You have to correct a yellow cast with a blue filter so I bought 3 from the Cokin range; A23, A24 and A25 (equivalent to 82A, 82B and 82C respectively) I found that the A25 (82C) gave what I considered to be a reasonable white to my eye when viewing on the screen of my Agfa Family monitor (this of course is with the daylight filter in the camera switched OUT, i.e. in the artificial light position – leaving that in will put the orange filter in the camera in the light path and cancel out most of the 82C’s effect!). This is all with Phillips PAR 38 spot lamps (an ordinary domestic bulb with an ES screw fitting).
Different ‘domestic’ bulbs may require different filtration – and different eye sight might have a different opinion on what is white!
Something I have done with no ill effects which I have been warned about is to stop half way through a session of filming and turn the lights off while I go for a break. The colour balance of the lights are supposed to change as they get hotter, meaning that if you turn them off they will cool, and when you turn them on again there will be a jump in white balance (colour temperature) I take breaks turning the lights off with both photofloods and other types and find no discernible jump colour temperature.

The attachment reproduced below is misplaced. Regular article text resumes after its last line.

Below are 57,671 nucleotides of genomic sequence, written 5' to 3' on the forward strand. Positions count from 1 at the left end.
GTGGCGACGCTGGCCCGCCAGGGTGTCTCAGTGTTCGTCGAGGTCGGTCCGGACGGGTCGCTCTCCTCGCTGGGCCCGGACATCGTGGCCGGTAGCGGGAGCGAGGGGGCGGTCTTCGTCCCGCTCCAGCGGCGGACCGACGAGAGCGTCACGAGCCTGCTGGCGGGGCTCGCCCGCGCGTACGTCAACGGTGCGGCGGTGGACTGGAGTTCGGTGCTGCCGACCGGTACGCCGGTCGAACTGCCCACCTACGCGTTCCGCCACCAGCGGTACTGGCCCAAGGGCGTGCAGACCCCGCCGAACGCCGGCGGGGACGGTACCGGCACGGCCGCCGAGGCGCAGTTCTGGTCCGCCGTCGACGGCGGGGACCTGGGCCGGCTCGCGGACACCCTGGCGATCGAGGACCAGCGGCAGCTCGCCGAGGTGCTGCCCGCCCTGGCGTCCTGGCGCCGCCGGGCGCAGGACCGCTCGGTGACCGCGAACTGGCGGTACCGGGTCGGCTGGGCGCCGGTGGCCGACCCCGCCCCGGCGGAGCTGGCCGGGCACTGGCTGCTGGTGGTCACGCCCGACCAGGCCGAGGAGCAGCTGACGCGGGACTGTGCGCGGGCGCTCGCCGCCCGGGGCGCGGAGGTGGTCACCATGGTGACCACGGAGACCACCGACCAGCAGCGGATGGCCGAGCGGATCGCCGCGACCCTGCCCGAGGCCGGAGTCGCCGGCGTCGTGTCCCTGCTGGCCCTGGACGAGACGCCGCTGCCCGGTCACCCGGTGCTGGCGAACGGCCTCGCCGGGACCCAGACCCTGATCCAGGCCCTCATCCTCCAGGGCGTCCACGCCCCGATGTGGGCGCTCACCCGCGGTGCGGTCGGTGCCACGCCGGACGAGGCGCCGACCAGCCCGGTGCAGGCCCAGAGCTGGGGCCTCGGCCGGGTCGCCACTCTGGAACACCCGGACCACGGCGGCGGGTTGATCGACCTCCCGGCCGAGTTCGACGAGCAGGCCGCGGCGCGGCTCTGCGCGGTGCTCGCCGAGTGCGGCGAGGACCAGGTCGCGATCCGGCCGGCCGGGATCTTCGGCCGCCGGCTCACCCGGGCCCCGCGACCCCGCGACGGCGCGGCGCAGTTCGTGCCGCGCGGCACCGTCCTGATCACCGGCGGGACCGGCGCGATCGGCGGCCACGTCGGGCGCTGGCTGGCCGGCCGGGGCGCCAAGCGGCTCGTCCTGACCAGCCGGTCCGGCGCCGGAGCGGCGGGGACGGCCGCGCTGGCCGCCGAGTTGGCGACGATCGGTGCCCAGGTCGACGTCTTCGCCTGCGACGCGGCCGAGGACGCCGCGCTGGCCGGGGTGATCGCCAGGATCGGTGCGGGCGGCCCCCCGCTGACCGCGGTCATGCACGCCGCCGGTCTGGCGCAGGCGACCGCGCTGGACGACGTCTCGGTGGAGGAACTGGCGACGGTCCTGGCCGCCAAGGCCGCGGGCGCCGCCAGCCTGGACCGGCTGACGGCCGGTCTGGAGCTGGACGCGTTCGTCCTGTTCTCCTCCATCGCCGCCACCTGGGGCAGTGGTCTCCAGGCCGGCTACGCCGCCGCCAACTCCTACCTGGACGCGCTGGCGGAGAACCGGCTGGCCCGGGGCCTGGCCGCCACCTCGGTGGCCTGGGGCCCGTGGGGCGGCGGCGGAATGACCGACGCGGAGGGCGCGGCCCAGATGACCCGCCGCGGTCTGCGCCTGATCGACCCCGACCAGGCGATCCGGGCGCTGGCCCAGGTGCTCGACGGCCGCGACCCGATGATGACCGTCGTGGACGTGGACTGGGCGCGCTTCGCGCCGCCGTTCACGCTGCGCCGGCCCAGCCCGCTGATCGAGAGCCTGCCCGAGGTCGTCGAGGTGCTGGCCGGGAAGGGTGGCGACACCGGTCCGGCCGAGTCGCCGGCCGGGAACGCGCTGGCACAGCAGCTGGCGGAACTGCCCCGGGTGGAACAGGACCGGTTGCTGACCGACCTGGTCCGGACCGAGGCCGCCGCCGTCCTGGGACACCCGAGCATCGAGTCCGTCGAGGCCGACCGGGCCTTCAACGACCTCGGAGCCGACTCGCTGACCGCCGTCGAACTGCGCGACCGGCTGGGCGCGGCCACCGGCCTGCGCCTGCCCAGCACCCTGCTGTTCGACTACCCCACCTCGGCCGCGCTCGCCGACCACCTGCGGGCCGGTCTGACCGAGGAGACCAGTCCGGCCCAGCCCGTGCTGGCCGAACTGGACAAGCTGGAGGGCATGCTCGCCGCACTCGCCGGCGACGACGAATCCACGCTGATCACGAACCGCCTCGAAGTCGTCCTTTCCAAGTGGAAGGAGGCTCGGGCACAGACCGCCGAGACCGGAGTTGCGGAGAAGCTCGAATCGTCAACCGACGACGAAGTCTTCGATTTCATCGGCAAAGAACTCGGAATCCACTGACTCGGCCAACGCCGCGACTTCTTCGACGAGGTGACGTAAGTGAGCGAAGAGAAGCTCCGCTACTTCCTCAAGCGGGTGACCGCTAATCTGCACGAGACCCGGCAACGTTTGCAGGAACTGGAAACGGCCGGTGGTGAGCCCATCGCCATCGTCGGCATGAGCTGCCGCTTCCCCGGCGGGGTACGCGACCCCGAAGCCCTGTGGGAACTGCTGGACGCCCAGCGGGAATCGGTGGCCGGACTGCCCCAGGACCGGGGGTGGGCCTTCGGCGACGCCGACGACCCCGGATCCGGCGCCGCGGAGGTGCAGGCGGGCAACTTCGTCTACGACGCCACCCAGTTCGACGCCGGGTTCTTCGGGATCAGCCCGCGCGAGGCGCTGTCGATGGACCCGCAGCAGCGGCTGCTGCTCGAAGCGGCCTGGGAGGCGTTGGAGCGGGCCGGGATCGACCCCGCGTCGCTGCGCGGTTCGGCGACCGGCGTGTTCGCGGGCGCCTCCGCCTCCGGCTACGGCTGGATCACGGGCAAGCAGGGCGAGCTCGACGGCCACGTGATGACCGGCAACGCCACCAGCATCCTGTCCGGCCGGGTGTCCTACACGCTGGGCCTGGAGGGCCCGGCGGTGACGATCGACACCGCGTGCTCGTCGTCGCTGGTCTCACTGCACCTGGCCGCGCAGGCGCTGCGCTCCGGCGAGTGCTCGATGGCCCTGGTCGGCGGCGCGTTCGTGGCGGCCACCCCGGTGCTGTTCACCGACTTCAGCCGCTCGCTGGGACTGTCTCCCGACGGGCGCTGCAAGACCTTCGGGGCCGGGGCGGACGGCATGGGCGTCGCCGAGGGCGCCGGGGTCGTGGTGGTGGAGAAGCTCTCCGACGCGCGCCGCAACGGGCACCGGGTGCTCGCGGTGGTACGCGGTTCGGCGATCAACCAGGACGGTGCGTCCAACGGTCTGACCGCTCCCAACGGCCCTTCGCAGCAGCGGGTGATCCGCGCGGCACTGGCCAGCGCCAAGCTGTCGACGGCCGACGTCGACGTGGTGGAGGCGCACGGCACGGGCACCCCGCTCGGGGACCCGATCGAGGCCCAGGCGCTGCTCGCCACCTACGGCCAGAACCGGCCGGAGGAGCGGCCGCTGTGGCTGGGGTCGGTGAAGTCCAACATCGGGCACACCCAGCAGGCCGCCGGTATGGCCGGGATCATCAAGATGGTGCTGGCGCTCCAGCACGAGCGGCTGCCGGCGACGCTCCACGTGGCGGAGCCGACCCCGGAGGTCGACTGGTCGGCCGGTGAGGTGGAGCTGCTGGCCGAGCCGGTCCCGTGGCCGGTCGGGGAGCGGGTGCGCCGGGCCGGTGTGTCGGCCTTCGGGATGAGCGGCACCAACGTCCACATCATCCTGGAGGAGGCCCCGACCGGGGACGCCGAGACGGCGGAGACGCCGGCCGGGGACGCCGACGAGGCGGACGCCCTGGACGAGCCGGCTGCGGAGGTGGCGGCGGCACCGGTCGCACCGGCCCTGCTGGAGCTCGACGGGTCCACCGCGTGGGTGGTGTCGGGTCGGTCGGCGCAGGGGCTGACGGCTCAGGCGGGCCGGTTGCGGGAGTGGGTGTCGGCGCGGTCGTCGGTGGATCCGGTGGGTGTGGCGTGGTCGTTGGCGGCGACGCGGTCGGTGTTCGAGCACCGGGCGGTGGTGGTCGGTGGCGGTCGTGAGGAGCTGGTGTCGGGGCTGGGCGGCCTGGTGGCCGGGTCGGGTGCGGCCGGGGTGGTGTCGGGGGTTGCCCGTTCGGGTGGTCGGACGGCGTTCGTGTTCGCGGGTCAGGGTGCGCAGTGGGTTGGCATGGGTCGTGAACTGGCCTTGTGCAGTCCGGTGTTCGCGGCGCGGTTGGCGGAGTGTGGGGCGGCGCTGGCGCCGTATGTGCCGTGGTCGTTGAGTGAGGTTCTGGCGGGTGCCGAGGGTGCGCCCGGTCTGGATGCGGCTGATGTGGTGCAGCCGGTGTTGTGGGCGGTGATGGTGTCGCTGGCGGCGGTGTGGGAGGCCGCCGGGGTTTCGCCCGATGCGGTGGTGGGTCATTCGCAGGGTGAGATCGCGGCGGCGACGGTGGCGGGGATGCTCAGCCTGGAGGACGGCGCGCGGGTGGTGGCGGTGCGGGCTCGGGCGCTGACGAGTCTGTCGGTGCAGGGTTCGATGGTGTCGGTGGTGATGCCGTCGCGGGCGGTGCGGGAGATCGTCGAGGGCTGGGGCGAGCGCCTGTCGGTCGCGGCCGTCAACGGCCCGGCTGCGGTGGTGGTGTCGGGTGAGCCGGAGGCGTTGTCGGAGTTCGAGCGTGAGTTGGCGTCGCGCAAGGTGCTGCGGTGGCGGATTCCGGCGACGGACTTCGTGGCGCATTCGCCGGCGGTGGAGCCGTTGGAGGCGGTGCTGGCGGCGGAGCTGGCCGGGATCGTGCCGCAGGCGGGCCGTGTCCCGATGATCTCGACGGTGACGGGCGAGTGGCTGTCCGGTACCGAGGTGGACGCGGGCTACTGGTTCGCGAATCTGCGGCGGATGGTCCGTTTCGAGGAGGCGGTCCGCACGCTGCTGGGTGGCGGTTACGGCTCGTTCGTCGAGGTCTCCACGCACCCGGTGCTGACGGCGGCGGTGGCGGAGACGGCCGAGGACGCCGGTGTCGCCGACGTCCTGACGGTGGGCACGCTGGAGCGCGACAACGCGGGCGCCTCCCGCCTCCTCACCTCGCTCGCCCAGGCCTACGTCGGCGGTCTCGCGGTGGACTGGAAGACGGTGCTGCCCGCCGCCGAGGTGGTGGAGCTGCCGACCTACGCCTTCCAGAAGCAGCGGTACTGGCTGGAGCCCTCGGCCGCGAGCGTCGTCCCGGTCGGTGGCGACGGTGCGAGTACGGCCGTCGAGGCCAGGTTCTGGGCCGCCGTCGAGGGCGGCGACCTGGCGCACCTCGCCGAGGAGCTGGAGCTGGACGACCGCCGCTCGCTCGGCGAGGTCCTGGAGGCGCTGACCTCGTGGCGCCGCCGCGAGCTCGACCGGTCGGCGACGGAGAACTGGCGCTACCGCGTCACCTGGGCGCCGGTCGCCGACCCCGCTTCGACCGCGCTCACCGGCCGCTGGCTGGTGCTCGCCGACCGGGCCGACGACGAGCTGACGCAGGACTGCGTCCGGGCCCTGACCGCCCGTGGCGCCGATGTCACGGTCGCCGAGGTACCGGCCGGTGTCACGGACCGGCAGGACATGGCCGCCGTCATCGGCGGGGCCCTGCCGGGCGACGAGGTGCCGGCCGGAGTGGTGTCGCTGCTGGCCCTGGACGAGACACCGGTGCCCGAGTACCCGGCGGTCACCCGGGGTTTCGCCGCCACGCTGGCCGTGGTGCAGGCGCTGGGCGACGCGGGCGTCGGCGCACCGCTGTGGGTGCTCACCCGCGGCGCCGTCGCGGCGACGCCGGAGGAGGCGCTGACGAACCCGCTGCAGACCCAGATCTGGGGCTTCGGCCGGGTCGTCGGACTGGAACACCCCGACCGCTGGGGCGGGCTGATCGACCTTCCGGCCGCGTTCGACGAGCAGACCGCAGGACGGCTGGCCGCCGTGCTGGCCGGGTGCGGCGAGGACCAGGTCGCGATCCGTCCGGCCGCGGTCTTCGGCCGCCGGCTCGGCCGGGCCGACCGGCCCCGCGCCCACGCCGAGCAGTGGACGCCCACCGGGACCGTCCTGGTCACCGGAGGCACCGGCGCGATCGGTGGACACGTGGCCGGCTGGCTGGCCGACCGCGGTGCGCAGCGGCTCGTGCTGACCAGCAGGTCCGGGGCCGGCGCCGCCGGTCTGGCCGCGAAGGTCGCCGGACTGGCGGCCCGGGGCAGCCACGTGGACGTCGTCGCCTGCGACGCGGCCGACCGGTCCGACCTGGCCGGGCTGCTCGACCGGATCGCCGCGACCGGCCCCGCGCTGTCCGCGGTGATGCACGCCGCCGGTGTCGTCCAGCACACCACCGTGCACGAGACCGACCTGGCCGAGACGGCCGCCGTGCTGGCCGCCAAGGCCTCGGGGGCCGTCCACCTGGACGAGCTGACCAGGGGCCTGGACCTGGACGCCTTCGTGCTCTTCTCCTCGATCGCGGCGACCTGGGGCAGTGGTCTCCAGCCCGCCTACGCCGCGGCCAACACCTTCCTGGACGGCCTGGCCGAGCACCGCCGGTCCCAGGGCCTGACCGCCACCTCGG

I use a +2 dioptres close up lens, which is screwed into the camera filter thread, followed by the Cokin filter holder. My camera does have a macro facility but this operates at the short focal length (so called wide angle) end of the zoom. Were I to try and use it, it would have to be with an animation stand which varied the height of the camera above the artwork in order to frame it (and to zoom). The animation stand I use has the camera at a fixed height and framing is done with the zoom – hence the close up lens. Also, at the wide end of the zoom there is a certain amount of bending of straight lines which would not be all that suitable for photographing artwork in a lot of circumstances.
To set the exposure I put one particular large grey covered book on the stand and take a reading with the cameras TTL metering, my camera having an indicator in the viewfinder which shows the aperture the camera is set to either in manual or automatic modes. Having got the reading I then switch to manual exposure control and set the reading previously indicated by the exposure system manually. This means that the aperture is set and will not alter. Pointing the camera at a grey card (ideally I believe it should be Kodak 182 grey card) or in my case an approximately mid-grey (plain) book cover means that the cameras exposure is set properly since exposure systems are built to average out light coming from a scene as if it were mid-grey. Were you to take the reading from predominantly dark art¬work the camera would over expose, conversely should you take it from light artwork it will under expose. I don’t find working out if artwork is going to average out as light or dark easy, so I use my grey book.
Then comes focusing. I use the cameras split image range finder to focus on a vertical line – although I suspect that my cameras range finder has a slight error in it – by zooming right in and using the range finder I find focus perfectly acceptable.